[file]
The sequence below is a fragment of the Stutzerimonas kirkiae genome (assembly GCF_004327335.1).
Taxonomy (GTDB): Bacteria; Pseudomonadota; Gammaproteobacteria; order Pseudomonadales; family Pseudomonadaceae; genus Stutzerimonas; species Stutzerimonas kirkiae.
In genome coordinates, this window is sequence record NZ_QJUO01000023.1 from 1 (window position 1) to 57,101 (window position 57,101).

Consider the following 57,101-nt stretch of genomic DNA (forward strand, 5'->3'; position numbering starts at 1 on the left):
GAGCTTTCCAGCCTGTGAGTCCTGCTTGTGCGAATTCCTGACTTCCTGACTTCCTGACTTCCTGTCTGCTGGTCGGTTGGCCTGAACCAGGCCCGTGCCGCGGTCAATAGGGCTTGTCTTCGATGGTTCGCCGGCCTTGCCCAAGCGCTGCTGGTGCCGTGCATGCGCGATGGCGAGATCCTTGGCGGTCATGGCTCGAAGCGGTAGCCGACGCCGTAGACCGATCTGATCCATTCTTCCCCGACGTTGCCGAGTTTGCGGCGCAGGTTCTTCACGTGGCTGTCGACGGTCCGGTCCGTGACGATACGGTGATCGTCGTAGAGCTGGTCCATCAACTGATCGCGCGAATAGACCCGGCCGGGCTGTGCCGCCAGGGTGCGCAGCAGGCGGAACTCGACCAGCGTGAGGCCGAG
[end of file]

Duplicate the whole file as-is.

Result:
The sequence below is a fragment of the Stutzerimonas kirkiae genome (assembly GCF_004327335.1).
Taxonomy (GTDB): Bacteria; Pseudomonadota; Gammaproteobacteria; order Pseudomonadales; family Pseudomonadaceae; genus Stutzerimonas; species Stutzerimonas kirkiae.
In genome coordinates, this window is sequence record NZ_QJUO01000023.1 from 1 (window position 1) to 57,101 (window position 57,101).

Consider the following 57,101-nt stretch of genomic DNA (forward strand, 5'->3'; position numbering starts at 1 on the left):
GAGCTTTCCAGCCTGTGAGTCCTGCTTGTGCGAATTCCTGACTTCCTGACTTCCTGACTTCCTGTCTGCTGGTCGGTTGGCCTGAACCAGGCCCGTGCCGCGGTCAATAGGGCTTGTCTTCGATGGTTCGCCGGCCTTGCCCAAGCGCTGCTGGTGCCGTGCATGCGCGATGGCGAGATCCTTGGCGGTCATGGCTCGAAGCGGTAGCCGACGCCGTAGACCGATCTGATCCATTCTTCCCCGACGTTGCCGAGTTTGCGGCGCAGGTTCTTCACGTGGCTGTCGACGGTCCGGTCCGTGACGATACGGTGATCGTCGTAGAGCTGGTCCATCAACTGATCGCGCGAATAGACCCGGCCGGGCTGTGCCGCCAGGGTGCGCAGCAGGCGGAACTCGACCAGCGTGAGGCCGAG